Two Cats Keep Trying to Get Into a Japanese Art Museum … and Keep Getting Turned Away: Meet the Thwarted Felines, Ken-chan and Go-chan

Pag­ing direc­tor Hayao Miyaza­ki.

A com­pelling sub­ject for a fea­ture length ani­ma­tion is hang­ing around the slid­ing glass doors of Hiroshi­ma Prefecture’s Onomichi City Muse­um of Art.

In June of 2016, a black tom­cat start­ed show­ing up at the muse­um on the reg­u­lar, for rea­sons unknown.

Those open to the sort of nar­ra­tive whim­sy at which Miyaza­ki excels might choose to believe that the beast was drawn by a cat-themed exhib­it of work by not­ed wildlife pho­tog­ra­ph­er and film­mak­er Mit­sua­ki Iwa­go, a por­tion of which would have been vis­i­ble to him through the mod­ern building’s large glass win­dows.

What­ev­er his rea­sons, the cat, Ken-chan, whose own­ers run a near­by restau­rant, was refused entry by a white-gloved secu­ri­ty guard and oth­er staffers, whose efforts to send him on his way start­ed blow­ing up the Inter­net short­ly after his first appear­ance.

Even­tu­al­ly, Ken-chan start­ed bring­ing back-up in the form of a well-man­nered orange tom­cat the muse­um staff dubbed Go-chan.

Their vis­its have proved to be a boon for both the small muse­um and the city they call home.

The New York Pub­lic Library has its lions.

Boston’s Pub­lic Gar­den has its ducks.

Onomichi and its small art muse­um have Ken-chan and Go-chan, whose Inter­net fame is quick­ly out­pac­ing the sup­ply of com­mem­o­ra­tive tote bags, below.

Ten­der heart­ed fans bom­bard the museum’s Twit­ter account with requests to grant the feline pair entry, but the muse­um brass is wise­ly pri­or­i­tiz­ing dra­mat­ic ten­sion over con­sum­ma­tion.

Mean­while, offi­cials in Zelenograd­sk, a Russ­ian resort town boast­ing both a cat muse­um and giant cat street mon­u­ment have invit­ed Ken-chan, Go-chan, and muse­um staff to be their guests in March, for a cat-cen­tric hol­i­day cel­e­bra­tion.

For now, Ken-chan and Go-chan are stick­ing close to home, alter­nate­ly enter­tain­ing and dis­ap­point­ing vis­i­tors who show up, cam­era in hand, hop­ing to catch them in the act.

Arm­chair trav­el­ers can enjoy a cat’s eye view tour of Onomichi, thanks to Google Street View-style 360-degree cam­era tech­nol­o­gy.

And pho­tog­ra­ph­er Iwa­go shares some pro advice for any­one seek­ing to cap­ture feline sub­jects:

…male cats are eas­i­er to pho­to­graph. Male cats seem to have more lat­i­tude and leisure in their lives. Because females do things such as raise the kit­tens, they con­cen­trate more on what goes on around them. Because males are out on patrol, it is more like­ly that you will encounter them. Because they have the free time, they’ll let you hang out and pho­to­graph them.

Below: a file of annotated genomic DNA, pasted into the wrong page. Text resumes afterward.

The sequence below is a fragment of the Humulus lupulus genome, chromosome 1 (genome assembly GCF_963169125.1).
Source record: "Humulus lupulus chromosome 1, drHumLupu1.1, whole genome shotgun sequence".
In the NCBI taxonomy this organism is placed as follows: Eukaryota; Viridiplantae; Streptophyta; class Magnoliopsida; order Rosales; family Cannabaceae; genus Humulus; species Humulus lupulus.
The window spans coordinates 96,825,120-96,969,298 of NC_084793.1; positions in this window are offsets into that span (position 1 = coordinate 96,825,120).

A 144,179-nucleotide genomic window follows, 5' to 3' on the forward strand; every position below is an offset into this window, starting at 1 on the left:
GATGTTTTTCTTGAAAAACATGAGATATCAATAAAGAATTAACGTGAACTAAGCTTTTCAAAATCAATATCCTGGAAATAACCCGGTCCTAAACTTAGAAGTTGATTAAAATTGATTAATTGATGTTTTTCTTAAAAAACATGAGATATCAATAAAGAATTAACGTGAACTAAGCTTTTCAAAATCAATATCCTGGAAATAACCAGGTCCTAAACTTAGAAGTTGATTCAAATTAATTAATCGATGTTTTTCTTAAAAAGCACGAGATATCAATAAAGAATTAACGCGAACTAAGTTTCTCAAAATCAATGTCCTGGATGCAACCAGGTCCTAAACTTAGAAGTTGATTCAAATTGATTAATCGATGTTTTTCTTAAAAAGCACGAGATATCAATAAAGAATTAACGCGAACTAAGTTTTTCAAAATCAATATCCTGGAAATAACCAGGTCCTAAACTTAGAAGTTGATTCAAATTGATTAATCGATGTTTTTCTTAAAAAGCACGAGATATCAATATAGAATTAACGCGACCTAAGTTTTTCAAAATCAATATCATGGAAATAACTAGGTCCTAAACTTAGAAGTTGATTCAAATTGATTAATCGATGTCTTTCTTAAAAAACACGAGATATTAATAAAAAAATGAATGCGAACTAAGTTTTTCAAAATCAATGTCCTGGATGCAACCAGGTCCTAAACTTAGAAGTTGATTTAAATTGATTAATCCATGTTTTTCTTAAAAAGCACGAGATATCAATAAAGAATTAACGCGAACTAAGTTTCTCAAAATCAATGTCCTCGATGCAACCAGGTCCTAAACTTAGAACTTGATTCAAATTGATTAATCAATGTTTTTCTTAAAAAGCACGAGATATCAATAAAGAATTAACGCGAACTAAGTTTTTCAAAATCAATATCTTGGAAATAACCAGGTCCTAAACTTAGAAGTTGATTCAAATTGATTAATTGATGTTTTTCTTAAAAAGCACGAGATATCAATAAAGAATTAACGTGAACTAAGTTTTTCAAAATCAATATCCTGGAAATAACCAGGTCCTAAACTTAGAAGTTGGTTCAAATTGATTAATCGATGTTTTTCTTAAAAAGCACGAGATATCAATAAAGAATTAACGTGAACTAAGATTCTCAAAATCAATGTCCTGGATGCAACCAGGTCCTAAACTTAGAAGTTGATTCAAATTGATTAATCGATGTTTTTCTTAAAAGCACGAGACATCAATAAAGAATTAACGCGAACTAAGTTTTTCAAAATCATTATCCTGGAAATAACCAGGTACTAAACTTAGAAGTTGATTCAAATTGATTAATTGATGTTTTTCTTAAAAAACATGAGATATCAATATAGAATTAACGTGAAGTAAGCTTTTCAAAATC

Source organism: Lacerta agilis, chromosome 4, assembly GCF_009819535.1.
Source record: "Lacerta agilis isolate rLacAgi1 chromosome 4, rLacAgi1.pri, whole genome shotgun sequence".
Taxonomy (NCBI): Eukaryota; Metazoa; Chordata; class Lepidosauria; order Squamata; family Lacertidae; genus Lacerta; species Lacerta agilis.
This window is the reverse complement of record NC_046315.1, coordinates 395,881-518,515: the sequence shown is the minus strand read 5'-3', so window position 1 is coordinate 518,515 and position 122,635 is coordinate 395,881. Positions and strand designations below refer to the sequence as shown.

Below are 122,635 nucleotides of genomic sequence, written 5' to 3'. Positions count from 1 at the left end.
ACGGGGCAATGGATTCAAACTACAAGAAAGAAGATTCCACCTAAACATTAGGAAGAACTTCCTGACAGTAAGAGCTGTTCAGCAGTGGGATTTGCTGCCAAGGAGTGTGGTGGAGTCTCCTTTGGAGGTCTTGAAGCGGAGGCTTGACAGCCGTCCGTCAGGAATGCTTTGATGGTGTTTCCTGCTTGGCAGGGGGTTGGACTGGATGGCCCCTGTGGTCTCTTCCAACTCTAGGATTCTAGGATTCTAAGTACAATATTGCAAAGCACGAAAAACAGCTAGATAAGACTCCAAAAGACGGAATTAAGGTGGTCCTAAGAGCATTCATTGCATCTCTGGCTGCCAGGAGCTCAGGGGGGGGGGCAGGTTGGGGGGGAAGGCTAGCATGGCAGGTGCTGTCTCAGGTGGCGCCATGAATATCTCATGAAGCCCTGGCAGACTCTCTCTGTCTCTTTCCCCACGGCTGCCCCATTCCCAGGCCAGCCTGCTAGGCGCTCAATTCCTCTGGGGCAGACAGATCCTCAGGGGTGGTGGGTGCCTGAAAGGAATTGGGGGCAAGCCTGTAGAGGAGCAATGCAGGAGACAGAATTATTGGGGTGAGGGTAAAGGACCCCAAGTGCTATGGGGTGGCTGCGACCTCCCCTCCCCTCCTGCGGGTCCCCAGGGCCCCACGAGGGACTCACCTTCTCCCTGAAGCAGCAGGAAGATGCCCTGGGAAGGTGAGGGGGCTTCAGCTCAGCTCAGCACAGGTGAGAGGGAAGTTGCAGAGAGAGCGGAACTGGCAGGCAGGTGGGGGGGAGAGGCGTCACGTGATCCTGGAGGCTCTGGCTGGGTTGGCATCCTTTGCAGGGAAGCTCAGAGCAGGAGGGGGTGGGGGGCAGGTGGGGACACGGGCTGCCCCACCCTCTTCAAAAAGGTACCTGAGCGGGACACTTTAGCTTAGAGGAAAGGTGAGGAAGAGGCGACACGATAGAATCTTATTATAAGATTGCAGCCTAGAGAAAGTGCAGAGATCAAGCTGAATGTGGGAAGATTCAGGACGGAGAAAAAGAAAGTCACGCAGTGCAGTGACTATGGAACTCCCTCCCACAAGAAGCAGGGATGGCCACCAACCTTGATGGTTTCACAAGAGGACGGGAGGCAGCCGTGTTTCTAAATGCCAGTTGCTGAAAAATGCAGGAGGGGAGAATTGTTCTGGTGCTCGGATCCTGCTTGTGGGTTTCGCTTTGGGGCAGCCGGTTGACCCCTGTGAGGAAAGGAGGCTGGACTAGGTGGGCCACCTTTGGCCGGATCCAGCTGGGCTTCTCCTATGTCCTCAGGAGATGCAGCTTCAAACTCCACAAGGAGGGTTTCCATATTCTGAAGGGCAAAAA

Depend­ing on the cat, there are a num­ber of ways to get a cat’s atten­tion. For exam­ple, when it’s start­ing to get dark out, you need to use a low­er shut­ter speed. How­ev­er, this means that the cat will be blur­ry if it moves. To avoid this, in such sit­u­a­tions, I say to the cat, ‘Stop, hold your breath!’ At that instant, when the cat is frozen, I snap the pic­ture. When you speak out to a cat, they get the mes­sage. That said, you can also get shots of good cat body lan­guage by let­ting them roam freely. They don’t need to be look­ing at the cam­era.

Even a cell­phone cam­era is enough. How­ev­er, if you don’t have a tele­pho­to lens, you’re going to have to get close to the cat you’re pho­tograph­ing. Due to this, it might be good to use a sin­gle-lens reflex (SLR) cam­era if you are pho­tograph­ing out­side. How­ev­er, if you are pho­tograph­ing the cat you live at home with, a big cam­era may prove intim­i­dat­ing. To avoid this prob­lem, it is nec­es­sary to reg­u­lar­ly put your cam­era in a place that the cat can see. It is good to start snap­ping pic­tures only after your cat has got­ten over its fear of cam­eras. If you use a flash to pho­to­graph cats indoors, their hair will look spiky and lose its soft­ness. There­fore, I rec­om­mend avoid­ing a flash. I also rec­om­mend not using a tri­pod, con­sid­er­ing the line of sight will become too high. When I am pho­tograph­ing cats, I kneel down so that I am at the same eye line as they are. It’s as if I’m crawl­ing for­ward into bat­tle.

Fol­low the Onomichi City Muse­um of Art on Twit­ter to keep up with Ken-chan and Go-chan.

via The Guardian/Hyper­al­ler­gic

Relat­ed Con­tent:

Insane­ly Cute Cat Com­mer­cials from Stu­dio Ghi­b­li, Hayao Miyazaki’s Leg­endary Ani­ma­tion Shop

Medieval Cats Behav­ing Bad­ly: Kit­ties That Left Paw Prints … and Peed … on 15th Cen­tu­ry Man­u­scripts

Free Enter­tain­ment for Cats and Dogs: Videos of Birds, Squir­rels & Oth­er Thrills

Ayun Hal­l­i­day is an author, illus­tra­tor, the­ater mak­er and Chief Pri­ma­tol­o­gist of the East Vil­lage Inky zine.  Join her in NYC this Decem­ber for the 10th anniver­sary pro­duc­tion of Greg Kotis’ apoc­a­lyp­tic hol­i­day tale, The Truth About San­ta, and the next month­ly install­ment of her book-based vari­ety show, Necro­mancers of the Pub­lic Domain. Fol­low her @AyunHalliday.

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